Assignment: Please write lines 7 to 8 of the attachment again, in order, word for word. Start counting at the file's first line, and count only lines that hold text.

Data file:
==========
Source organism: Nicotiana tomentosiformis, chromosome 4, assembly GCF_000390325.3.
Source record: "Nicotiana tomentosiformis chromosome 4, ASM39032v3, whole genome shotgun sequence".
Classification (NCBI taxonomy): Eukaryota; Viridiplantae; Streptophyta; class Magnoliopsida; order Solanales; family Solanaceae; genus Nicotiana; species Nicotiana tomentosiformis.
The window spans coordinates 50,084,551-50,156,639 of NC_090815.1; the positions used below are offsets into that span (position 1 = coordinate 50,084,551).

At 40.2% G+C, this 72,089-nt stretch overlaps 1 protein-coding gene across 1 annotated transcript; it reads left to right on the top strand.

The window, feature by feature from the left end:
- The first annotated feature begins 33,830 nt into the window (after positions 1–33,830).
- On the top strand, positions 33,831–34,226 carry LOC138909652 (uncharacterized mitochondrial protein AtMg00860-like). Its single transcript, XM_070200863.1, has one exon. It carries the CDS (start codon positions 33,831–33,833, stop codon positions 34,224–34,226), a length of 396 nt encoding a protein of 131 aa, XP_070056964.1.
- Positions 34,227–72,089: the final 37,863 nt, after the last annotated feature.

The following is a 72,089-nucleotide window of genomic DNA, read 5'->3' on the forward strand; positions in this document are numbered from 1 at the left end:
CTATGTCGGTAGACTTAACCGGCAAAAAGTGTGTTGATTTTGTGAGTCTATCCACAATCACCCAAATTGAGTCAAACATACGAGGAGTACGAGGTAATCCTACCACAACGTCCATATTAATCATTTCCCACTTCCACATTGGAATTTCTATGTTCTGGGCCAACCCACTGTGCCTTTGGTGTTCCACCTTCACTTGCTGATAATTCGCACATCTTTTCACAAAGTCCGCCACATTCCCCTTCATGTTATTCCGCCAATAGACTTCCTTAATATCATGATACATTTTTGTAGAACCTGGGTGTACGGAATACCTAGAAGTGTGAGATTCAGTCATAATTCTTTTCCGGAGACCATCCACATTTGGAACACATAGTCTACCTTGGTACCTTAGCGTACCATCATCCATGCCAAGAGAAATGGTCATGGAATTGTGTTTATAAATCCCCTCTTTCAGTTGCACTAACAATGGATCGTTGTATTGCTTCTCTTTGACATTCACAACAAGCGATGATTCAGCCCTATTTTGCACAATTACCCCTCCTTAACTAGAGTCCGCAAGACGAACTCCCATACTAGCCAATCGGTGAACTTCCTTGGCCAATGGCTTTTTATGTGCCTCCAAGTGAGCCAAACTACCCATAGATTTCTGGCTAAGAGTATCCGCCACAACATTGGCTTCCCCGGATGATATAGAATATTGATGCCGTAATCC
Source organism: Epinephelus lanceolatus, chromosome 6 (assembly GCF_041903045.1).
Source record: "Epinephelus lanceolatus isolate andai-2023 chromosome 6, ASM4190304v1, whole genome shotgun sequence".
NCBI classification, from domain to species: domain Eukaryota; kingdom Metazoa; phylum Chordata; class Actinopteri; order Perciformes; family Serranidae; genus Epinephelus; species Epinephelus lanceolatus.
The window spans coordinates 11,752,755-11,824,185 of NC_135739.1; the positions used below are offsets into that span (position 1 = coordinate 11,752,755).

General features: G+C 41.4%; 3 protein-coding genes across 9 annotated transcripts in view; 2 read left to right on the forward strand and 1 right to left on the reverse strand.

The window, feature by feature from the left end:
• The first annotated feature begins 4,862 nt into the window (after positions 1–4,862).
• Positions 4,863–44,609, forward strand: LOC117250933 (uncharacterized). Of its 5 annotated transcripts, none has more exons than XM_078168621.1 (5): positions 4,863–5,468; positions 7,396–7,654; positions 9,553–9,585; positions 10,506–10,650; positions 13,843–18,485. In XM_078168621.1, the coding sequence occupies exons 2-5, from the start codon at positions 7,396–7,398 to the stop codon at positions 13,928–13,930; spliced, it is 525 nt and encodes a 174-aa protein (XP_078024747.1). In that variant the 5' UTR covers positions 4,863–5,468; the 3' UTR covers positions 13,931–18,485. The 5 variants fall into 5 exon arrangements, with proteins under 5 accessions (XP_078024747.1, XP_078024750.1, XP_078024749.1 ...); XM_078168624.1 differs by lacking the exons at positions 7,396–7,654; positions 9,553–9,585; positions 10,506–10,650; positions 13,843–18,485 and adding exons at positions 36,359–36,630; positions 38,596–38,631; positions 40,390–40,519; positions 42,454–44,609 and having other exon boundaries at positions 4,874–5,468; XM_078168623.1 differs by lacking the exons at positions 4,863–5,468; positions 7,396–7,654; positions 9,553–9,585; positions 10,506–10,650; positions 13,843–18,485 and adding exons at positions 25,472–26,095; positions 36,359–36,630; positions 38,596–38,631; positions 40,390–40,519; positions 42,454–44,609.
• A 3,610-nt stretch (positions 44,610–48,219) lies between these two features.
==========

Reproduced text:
- The first annotated feature begins 33,830 nt into the window (after positions 1–33,830).
- On the top strand, positions 33,831–34,226 carry LOC138909652 (uncharacterized mitochondrial protein AtMg00860-like). Its single transcript, XM_070200863.1, has one exon. It carries the CDS (start codon positions 33,831–33,833, stop codon positions 34,224–34,226), a length of 396 nt encoding a protein of 131 aa, XP_070056964.1.